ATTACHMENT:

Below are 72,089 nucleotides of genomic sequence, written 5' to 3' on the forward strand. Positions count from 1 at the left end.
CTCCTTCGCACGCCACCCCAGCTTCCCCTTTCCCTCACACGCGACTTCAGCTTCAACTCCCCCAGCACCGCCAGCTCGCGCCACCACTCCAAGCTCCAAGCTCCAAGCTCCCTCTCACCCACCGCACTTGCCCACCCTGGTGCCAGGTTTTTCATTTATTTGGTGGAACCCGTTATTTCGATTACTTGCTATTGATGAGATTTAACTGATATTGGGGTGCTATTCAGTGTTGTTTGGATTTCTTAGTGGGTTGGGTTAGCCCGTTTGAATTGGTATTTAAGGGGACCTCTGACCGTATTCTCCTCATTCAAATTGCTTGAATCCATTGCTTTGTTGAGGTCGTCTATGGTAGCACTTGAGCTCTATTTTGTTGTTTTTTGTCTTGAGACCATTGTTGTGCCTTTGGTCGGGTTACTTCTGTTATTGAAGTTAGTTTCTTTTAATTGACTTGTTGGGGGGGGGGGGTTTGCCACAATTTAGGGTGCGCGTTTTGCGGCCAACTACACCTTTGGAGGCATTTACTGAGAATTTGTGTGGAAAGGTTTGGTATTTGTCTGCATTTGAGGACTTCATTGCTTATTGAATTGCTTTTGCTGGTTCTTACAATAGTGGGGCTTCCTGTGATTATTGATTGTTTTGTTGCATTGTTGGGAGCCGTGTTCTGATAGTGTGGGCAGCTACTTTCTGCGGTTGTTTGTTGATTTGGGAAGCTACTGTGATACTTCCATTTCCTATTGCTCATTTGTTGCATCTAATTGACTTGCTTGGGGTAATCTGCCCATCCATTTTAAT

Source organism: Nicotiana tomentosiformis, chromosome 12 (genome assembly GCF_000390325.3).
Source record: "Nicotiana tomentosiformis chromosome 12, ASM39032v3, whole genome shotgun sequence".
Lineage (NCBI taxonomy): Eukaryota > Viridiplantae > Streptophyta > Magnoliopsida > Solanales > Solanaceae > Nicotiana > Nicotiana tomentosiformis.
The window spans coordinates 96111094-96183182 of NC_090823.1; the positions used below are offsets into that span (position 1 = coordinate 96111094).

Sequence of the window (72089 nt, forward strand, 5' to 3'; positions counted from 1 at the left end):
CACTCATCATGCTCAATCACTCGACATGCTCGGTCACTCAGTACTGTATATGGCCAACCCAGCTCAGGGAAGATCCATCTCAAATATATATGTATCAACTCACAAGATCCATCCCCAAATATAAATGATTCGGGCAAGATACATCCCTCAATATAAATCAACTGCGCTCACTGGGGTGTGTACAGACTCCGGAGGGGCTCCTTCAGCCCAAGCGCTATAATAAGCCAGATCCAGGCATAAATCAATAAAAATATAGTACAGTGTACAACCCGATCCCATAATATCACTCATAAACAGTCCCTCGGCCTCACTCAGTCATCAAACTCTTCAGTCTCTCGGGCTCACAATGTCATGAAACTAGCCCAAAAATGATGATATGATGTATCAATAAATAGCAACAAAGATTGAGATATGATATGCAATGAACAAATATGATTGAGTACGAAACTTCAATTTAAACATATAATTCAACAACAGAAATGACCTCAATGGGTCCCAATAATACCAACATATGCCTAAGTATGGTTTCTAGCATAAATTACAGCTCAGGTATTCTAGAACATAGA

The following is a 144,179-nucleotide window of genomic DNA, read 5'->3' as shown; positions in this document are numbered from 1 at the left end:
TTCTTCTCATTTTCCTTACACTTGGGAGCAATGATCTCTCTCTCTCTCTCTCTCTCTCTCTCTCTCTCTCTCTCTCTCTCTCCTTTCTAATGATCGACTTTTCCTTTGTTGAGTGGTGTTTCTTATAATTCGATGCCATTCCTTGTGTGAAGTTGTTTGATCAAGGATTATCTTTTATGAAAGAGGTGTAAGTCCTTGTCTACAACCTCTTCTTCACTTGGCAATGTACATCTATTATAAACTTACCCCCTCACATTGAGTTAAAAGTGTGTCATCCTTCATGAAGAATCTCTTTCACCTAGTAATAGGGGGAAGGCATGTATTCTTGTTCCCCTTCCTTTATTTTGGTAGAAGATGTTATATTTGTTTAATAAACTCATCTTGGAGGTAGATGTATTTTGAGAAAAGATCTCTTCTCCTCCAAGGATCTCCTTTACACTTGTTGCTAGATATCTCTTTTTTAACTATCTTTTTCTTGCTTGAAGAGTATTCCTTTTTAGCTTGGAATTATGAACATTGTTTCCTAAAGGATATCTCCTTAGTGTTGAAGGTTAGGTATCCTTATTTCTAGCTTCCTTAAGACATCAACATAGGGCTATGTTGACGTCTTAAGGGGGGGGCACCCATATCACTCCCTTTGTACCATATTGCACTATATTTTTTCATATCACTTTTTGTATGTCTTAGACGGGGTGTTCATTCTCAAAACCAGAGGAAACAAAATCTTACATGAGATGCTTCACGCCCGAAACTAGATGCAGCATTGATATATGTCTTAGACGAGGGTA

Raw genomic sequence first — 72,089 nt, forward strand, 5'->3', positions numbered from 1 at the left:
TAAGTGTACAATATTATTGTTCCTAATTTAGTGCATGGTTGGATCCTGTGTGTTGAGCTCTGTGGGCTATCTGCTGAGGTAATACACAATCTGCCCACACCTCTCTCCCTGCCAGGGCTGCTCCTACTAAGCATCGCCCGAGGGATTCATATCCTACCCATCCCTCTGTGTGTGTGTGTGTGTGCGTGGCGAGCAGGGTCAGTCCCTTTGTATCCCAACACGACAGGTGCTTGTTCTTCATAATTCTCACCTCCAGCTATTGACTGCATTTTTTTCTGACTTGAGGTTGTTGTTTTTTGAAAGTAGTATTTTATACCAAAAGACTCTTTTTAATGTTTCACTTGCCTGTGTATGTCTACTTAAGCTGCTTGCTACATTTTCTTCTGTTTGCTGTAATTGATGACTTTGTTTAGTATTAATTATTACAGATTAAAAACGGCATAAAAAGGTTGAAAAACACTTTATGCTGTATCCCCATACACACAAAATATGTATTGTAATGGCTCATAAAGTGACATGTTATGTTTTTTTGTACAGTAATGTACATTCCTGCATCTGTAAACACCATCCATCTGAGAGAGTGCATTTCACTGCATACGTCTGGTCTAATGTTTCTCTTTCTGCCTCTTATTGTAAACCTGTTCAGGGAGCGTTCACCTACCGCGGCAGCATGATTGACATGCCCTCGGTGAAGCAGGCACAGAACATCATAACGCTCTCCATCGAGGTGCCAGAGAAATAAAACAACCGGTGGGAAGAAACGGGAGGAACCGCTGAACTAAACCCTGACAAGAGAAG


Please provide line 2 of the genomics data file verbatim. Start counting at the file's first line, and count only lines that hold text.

CTCCTTCGCACGCCACCCCAGCTTCCCCTTTCCCTCACACGCGACTTCAGCTTCAACTCCCCCAGCACCGCCAGCTCGCGCCACCACTCCAAGCTCCAAGCTCCAAGCTCCCTCTCACCCACCGCACTTGCCCACCCTGGTGCCAGGTTTTTCATTTATTTGGTGGAACCCGTTATTTCGATTACTTGCTATTGATGAGATTTAACTGATATTGGGGTGCTATTCAGTGTTGTTTGGATTTCTTAGTGGGTTGGGTTAGCCCGTTTGAATTGGTATTTAAGGGGACCTCTGACCGTATTCTCCTCATTCAAATTGCTTGAATCCATTGCTTTGTTGAGGTCGTCTATGGTAGCACTTGAGCTCTATTTTGTTGTTTTTTGTCTTGAGACCATTGTTGTGCCTTTGGTCGGGTTACTTCTGTTATTGAAGTTAGTTTCTTTTAATTGACTTGTTGGGGGGGGGGGGTTTGCCACAATTTAGGGTGCGCGTTTTGCGGCCAACTACACCTTTGGAGGCATTTACTGAGAATTTGTGTGGAAAGGTTTGGTATTTGTCTGCATTTGAGGACTTCATTGCTTATTGAATTGCTTTTGCTGGTTCTTACAATAGTGGGGCTTCCTGTGATTATTGATTGTTTTGTTGCATTGTTGGGAGCCGTGTTCTGATAGTGTGGGCAGCTACTTTCTGCGGTTGTTTGTTGATTTGGGAAGCTACTGTGATACTTCCATTTCCTATTGCTCATTTGTTGCATCTAATTGACTTGCTTGGGGTAATCTGCCCATCCATTTTAAT